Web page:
Lawrence Berkeley National Laboratory, in collaboration with Oak Ridge National Laboratory, published findings on the new material earlier this month and found that contrary to the behavior of most materials on Earth, this particular alloy is actually I explained that it becomes tougher and more ductile under low temperature conditions.
“When you design a structural material, you want it to be not only strong but also ductile and resistant to fracture,” said one of the project’s co-leaders and director of advanced alloy theory and development at ORNL and the University of Tennessee. President Easo George said. .
This alloy is composed of chromium, cobalt, and nickel (CrCoNi) and is a member of a subset of alloys known as high entropy alloys.
“The toughness of this material near the temperature of liquid helium (20 Kelvin, -424 Fahrenheit) is as high as 500 megapascal square root meters,” said another project leader, Berkeley Lab’s Materials Science Division. said Robert Ritchie, senior faculty scientist at . Richie went on to explain what these numbers mean for beginners. According to scientists, under the same conditions, silicon is 1, aluminum used in airplanes is about 35, and the toughness of the highest steel is 100 megapascal square root meter, the unit used to measure materials. can only manage. resistance to destruction.
“So 500 is a staggering number,” Richie said.
George and Ritchie began their work almost a decade ago, but limited resources limited the two researchers to testing the alloy at liquid nitrogen temperatures. They are”[find] facilities that allow stress testing of samples in such cold environments, and [recruit] Team members equipped with the necessary analytical tools and experience to analyze what is happening within materials at the atomic level,” according to a government press release announcing their findings, and further on the properties of the new materials. Discussed.
Using neutron diffraction, electron backscatter diffraction, and transmission electron microscopy, Ritchie, George, and colleagues at the Berkeley Lab, the University of Bristol, the Rutherford Appleton Laboratory, and the University of New South Wales have previously generated We investigated the lattice structure of the CrCoNi sample. Destroyed at room temperature and 20 K. Cracks are then measured. )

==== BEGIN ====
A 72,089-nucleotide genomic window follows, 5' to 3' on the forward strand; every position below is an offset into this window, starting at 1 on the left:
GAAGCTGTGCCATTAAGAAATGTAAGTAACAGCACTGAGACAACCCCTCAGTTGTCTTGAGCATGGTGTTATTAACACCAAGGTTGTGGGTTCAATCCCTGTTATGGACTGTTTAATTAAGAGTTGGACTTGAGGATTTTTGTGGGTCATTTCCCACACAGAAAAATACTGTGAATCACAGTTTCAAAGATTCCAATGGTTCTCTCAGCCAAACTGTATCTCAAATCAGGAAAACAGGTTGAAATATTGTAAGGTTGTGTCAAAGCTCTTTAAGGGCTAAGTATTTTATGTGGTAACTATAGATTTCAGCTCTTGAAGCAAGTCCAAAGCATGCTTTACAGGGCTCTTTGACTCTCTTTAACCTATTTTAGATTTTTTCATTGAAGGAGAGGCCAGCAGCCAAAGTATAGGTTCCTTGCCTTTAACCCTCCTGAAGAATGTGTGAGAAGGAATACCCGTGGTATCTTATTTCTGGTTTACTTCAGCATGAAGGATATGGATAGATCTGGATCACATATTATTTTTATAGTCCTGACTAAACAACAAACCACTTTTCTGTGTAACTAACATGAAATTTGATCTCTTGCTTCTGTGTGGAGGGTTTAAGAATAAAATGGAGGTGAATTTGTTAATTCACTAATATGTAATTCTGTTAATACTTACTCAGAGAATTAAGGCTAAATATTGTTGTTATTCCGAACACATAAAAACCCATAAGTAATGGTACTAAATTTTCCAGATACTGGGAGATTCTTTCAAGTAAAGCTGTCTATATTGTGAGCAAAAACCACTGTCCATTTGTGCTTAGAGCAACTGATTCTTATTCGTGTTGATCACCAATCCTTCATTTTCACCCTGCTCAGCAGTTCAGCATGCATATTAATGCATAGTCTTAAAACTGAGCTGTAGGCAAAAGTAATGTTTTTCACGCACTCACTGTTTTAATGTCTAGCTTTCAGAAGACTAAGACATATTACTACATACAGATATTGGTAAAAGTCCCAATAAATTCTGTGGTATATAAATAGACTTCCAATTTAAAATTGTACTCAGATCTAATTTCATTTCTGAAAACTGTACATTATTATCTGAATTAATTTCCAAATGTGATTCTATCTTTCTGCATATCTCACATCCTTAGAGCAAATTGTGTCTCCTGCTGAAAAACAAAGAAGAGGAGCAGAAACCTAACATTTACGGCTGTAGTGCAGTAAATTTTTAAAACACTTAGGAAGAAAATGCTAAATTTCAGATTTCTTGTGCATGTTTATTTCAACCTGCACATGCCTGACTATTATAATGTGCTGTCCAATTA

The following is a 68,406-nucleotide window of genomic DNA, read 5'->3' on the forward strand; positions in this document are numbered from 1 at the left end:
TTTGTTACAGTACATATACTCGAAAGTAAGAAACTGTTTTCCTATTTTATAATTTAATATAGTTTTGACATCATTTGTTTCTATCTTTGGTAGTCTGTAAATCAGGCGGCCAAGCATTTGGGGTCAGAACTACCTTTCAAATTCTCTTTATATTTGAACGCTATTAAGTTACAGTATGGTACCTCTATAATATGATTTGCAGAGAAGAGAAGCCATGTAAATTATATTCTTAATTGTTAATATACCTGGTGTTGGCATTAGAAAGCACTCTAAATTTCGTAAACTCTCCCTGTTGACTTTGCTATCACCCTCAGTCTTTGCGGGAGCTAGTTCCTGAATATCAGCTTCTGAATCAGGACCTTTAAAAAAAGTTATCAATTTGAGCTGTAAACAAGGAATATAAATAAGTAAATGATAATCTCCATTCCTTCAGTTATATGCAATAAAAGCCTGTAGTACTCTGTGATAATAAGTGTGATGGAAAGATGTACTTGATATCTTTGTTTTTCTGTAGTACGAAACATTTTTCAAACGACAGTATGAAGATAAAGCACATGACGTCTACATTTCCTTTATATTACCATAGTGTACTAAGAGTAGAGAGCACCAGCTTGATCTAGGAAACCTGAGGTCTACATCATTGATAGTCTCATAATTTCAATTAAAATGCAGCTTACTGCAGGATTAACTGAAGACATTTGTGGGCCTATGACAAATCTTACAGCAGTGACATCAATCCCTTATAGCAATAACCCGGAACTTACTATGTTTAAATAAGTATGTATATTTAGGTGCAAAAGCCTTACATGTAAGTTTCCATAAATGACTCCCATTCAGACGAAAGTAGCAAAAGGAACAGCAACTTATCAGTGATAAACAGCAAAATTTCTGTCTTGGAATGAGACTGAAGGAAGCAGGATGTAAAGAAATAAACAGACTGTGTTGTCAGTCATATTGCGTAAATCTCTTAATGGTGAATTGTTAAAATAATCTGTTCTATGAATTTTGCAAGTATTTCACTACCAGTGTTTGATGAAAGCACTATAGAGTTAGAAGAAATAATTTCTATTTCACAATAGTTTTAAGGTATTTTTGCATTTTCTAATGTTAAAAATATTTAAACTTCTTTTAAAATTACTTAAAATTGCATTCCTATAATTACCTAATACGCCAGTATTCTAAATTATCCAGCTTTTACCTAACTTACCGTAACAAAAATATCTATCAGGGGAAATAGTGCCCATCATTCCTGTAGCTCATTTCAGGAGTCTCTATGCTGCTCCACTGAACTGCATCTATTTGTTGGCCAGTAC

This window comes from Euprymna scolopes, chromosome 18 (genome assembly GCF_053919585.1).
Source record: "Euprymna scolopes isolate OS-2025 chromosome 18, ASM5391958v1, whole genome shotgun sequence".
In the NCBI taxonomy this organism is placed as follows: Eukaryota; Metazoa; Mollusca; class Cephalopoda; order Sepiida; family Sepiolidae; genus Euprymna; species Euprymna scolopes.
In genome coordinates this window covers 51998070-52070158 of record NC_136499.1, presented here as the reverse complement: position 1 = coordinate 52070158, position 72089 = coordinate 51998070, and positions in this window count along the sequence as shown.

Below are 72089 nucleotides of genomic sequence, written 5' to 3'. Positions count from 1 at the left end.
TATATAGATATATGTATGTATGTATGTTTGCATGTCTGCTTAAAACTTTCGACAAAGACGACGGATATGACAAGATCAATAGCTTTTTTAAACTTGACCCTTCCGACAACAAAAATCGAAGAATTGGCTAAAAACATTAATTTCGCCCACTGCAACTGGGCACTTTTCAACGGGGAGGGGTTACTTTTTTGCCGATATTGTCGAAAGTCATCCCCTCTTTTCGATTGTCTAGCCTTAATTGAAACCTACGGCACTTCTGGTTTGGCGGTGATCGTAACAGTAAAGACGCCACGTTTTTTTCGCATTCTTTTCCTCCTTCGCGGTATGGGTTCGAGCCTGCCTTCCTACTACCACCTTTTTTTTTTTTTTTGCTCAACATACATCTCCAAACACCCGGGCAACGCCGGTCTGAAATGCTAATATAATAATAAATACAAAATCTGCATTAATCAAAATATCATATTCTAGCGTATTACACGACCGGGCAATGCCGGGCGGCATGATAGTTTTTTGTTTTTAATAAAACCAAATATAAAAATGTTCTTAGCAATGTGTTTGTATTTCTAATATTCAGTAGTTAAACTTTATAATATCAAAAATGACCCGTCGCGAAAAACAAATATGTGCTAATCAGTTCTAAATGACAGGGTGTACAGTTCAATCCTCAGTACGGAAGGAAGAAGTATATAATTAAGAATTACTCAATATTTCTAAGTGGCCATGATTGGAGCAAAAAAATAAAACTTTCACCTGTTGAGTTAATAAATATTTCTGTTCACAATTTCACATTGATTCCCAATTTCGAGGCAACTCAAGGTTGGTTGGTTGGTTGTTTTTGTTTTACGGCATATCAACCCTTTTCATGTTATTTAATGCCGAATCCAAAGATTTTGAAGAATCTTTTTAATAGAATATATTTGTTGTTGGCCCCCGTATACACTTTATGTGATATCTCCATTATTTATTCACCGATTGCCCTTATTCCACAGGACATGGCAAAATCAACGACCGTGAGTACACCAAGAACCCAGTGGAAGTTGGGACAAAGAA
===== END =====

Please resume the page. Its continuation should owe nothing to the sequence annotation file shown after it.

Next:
Images and atomic maps generated from these techniques reveal that the toughness of alloys is due to a trio of dislocation disturbances that affect in a specific order when a force is applied to the material. . First, the movement of dislocations causes regions of the crystal to slide away from other regions lying in parallel planes. This motion displaces the layers of unit cells so that their patterns no longer match the direction perpendicular to the gliding motion, creating a kind of disturbance. When more force is applied to the metal, a phenomenon called nanotwinning occurs. In this phenomenon, regions of the lattice form mirror symmetry across the boundary. Finally, as forces continue to act on the metal, the energy injected into the system changes the arrangement of the unit cell itself, causing the CrCoNi atoms to switch from a face-centered cubic crystal to another arrangement known as hexagonal close-packing.
This series of atomic interactions ensures that the metal continues to flow, but also continues to encounter new resistance from obstacles, well past the point where most materials snap from strain. When you pull it, the first mechanism starts, then the second mechanism starts, then the third mechanism starts, then the fourth mechanism starts,” Ritchie explains. “Now a lot of people will say, well, we’ve seen nano-twinning in regular materials, we’ve seen slip in regular materials. That’s true. Nothing new about it, but these The fact that everything happens in this magical sequence gives us these truly wonderful properties.”
According to Lawrence Berkeley National Laboratory, the material is expensive but could have practical uses in deep space exploration.